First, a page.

Many times we portray business as a faceless entity without properly expressing it as an entity of human needs and expectations. The ironic chasm is that sometimes when people get organized as a business the subsequent behavior doesn’t always seem human.
From Galvin O’Malley at Mediapost: Forrester: B2B Blogging Takes Nose Dive , B2B marketers should embrace strategies prominently used by mainstream bloggers to attract readers, build conversations, and engage community members in sharing their experiences with their online peers, the report’s author advises.
To track B2B blog progress, Forrester reviewed 90 company blogs from Fortune 500 and top technology firms to see how blogging has matured since 2006.
Rather than a crop of new, successful examples, Forrester was disappointed to find that the number of new corporate blogs took a nose dive.
“The gap between blog hype and reality widened in 2007,” said Laura Ramos, Forrester analyst and chief author of the report. “After counting 36 companies that started promoting corporate blogs on their Web sites in 2006, the number of B2B firms starting up blogs dropped sharply to 19 in 2007.”
Additionally, with just three new blogs discovered in the first quarter of 2008, Forrester estimates that only a dozen or so firms will get fresh blogs off the ground this year.
Corporate bloggers are apparently struggling to sustain a conversation, while many B2B marketers are failing to realize that good blogging style should resemble a coffee shop conversation, not a whitepaper.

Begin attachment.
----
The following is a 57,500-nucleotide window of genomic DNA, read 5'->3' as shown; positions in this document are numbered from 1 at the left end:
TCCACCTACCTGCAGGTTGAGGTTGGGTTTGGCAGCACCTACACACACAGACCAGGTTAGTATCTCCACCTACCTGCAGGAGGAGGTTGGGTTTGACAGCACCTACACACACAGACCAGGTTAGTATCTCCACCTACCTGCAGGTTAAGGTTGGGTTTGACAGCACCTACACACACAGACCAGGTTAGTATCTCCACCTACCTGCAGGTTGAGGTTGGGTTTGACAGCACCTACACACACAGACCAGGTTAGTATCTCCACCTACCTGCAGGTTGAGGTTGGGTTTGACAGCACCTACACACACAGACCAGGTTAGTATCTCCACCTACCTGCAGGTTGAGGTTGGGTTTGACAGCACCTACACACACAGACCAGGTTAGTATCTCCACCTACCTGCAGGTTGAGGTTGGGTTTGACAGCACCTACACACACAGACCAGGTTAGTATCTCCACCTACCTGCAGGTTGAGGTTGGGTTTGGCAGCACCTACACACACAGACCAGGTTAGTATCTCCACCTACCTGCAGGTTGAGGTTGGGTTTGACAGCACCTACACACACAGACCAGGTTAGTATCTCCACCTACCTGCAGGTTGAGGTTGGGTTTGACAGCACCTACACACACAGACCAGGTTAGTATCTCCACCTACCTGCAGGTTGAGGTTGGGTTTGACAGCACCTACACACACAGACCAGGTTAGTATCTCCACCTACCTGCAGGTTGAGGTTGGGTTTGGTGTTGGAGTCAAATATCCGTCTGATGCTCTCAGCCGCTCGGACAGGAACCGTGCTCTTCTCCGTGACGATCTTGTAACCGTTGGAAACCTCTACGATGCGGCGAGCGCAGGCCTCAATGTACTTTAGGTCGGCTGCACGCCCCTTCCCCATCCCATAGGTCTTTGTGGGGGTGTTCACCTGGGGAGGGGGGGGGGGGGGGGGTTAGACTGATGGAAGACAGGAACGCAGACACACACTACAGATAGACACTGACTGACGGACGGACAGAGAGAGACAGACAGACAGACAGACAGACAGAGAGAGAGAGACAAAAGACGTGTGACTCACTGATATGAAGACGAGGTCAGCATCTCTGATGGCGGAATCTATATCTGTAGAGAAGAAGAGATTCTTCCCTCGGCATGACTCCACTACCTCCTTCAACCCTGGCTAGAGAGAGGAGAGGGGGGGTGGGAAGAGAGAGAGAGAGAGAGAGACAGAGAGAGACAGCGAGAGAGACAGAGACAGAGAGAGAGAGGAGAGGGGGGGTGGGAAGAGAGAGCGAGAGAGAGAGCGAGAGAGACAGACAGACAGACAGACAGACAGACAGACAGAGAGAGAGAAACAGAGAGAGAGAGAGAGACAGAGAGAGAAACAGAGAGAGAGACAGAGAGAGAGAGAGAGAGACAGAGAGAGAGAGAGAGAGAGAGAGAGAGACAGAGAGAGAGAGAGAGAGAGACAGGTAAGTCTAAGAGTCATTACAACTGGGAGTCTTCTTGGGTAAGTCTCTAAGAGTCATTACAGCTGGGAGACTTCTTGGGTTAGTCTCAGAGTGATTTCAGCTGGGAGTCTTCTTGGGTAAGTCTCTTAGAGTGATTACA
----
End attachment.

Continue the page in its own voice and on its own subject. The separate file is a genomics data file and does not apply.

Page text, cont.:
As a result, most B2B blogs are dull, drab, and don’t stimulate discussion, according to the Forrester report. More than 70% of the corporate blogs it reviewed stick strictly to business or technical topics and don’t share much personal insight or experience.
There is and always has been a chasm between business purpose and human needs. Closing the gap between the two requires innovative thinking combined with an understanding of the human social need and subsequent behaviors that can be facilitated with advanced technology, a social matrix. On one side of the matrix is the profit needs and on the other side is the human needs.
Do you think business has a human side?
In progressive organizations survival and profit are seen to be subservient to relationships, the human side. Jon Maloney writes: “In the patently dysfunctional, criminal enterprise, monstrous govt, and overreaching orgs like Enron, Arthur Andersen, Soviet Union, statism, UN, etc. ad nauseum, the reverse is manifest, e.g., survival trumps relationships. It is why businesses fail. “
Business Socialutions require you to act, speak and relate as a human, not as a business.
What say you?